More Features Won't Save Your Product
(source: http://dilbert.com/2013-02-25 )
Mondays Dilbert strip is a perfect illustration of something that happens so often in app development: a collision of design by committee and feature creep that takes a product so far off the rails from its original vision that it becomes a complete trainwreck.
Its hilarious when it happens to Dilbert. Its devastating when it happens to you.
How does it happen?
Of course, everybodys own idea for a feature is the best one. For lots of reasons — usually some combination of politics, people-pleasing, indecisiveness, compromise and insecurity — the developer ends up incorporating everyones best features, and a product that was built to be simple and elegant becomes a bloated Facebook/Twitter/Google+/Pinterest/LinkedIn-integrated, geolocation-targeted, pop-up-notifying gamified mess.
Minimum Viable Product is a hugely popular concept, especially among seasoned founders, and its for good reason. Building a successful app is as much about what it doesnt do as what it does. Thats something all of us (the development community) need to take very seriously when were tempted to add a new feature.
On a high level, its easy to say stay true to the products original vision and youll avoid feature creep. But the reality is, it doesnt work that way. Every member of your team can interpret that vision differently, as well as how that vision should be delivered.
Here are a couple of the methods weve found that actually work:
An Undisputed Product Owner
This could be the founder, it could be an executive within the organization, or it could be the product manager (your in-house PM, or that of the firm you hire). The buck stops with this person, and no changes are made without their approval. You want your product owner to be a disciplined member of your team whos willing to stand their ground, as theyll have to say no a lot more than theyll say yes. People may get mad at your product owner for shooting down all of their feature requests, but when your team launches a focused product with a streamlined UX that brings value to the user without confusing them, everybody wins.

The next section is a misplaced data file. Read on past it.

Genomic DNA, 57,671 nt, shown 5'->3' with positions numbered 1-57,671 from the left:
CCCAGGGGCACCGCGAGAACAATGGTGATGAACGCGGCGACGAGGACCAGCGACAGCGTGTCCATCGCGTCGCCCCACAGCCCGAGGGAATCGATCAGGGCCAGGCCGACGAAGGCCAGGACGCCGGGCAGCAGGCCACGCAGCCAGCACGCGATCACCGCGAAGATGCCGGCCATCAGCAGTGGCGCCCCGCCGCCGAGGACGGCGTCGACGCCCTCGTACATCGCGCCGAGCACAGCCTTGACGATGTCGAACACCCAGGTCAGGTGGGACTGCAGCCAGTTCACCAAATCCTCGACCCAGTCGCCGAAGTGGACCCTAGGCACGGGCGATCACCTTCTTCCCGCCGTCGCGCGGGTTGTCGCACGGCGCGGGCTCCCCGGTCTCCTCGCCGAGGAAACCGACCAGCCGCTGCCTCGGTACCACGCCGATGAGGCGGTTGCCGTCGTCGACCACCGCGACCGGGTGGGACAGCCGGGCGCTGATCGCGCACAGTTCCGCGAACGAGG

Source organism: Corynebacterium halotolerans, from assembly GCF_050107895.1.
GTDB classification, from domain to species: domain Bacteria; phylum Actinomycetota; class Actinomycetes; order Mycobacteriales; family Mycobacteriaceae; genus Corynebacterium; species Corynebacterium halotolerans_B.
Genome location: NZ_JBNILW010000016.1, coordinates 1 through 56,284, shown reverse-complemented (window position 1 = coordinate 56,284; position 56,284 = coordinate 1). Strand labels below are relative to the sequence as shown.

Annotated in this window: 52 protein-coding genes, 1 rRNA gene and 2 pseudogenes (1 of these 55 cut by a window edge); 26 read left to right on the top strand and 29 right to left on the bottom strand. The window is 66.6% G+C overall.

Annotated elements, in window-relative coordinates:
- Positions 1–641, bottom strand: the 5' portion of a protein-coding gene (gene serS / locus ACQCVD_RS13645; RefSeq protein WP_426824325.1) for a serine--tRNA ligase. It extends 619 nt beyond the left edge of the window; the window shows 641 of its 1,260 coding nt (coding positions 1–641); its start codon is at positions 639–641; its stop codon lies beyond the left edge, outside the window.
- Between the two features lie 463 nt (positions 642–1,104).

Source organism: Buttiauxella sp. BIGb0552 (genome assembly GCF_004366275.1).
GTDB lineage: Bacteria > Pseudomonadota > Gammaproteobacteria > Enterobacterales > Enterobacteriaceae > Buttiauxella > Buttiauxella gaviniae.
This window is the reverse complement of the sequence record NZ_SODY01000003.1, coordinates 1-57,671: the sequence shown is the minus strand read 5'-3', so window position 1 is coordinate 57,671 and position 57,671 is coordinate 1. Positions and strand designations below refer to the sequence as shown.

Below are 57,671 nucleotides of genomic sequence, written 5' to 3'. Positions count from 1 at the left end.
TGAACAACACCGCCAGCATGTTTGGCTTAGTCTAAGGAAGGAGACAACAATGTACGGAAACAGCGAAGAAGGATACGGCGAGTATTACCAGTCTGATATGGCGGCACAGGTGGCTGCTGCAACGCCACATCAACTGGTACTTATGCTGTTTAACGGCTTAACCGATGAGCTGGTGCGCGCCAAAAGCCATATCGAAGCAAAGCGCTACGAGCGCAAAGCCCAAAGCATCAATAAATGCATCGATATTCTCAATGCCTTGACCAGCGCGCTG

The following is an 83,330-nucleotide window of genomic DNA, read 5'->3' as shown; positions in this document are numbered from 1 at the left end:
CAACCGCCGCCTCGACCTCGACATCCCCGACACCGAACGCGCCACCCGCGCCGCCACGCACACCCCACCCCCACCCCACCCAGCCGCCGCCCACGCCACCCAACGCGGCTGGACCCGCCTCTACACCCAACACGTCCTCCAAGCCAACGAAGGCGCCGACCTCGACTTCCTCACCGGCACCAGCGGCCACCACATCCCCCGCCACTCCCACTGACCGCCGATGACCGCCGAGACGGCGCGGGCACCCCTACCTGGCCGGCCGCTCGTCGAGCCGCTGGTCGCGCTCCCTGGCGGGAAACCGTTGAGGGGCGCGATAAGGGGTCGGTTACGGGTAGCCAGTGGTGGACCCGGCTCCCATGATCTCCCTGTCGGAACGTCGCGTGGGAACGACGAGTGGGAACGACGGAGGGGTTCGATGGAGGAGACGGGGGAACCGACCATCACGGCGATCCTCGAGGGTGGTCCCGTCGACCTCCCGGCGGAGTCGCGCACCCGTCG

In many companies, for the reasons I discussed in the first few paragraphs, an Undisputed Product Owner is hard to come by, especially when there are conflicts of interest; it can be hard to say absolutely not to the person who signs your paycheck. The solution? Test it with your users.
Now, theres an important distinction between testing features conceived by your core team — people who are intimately aware of the product vision and goals — and letting your users dictate the product that you build. DO NOT simply build every feature that you get requests for from your users. As Jason Fried suggests, this can be a recipe for disaster, as frankly, users are not the best builders of products.
"If I had asked people what they wanted, they would have said faster horses." \~Henry Ford
You should still have a product owner, and you should still diligently nix any new features that dont offer a clear benefit and an even clearer alignment with the product vision. Use testing as a method to vet features that pass those tests, not as the primary driver of your product roadmap.
Along the same lines, another trick you can use when youre questioning the value of a proposed feature is to fake it till you make it. Add a dummy icon or button touting the feature youre considering, and observe how your users interact with it; if its getting a lot of clicks, it may be worth pursuing.
Use an event tracking tool (like Google Analytics) to see how many clicks your test is getting. Of course, when a user clicks on it, youll have to explain that its in the works.
Bonus Marketing Tip: Tell them their account will be one of the first to get this feature when its ready.
This way, you dont spend time building features your users wont use, and you can turn the test from a frustrating this doesnt work! complaint into an opportunity to show your users that youre putting them first.
Everyone, founders and developers alike, have their own horror stories about situations like Dilberts and their success stories about how they have staved off feature creep and design by committee. Lets hear yours!
-Nick Kishfy (@kishfy)
If youre building a web or mobile app MojoTech might be able to help. We turn ideas into products, build full-featured applications, mentor and accelerate development teams, rescue stray projects, and help our clients make smart decisions that pay off. Lets build something youll love.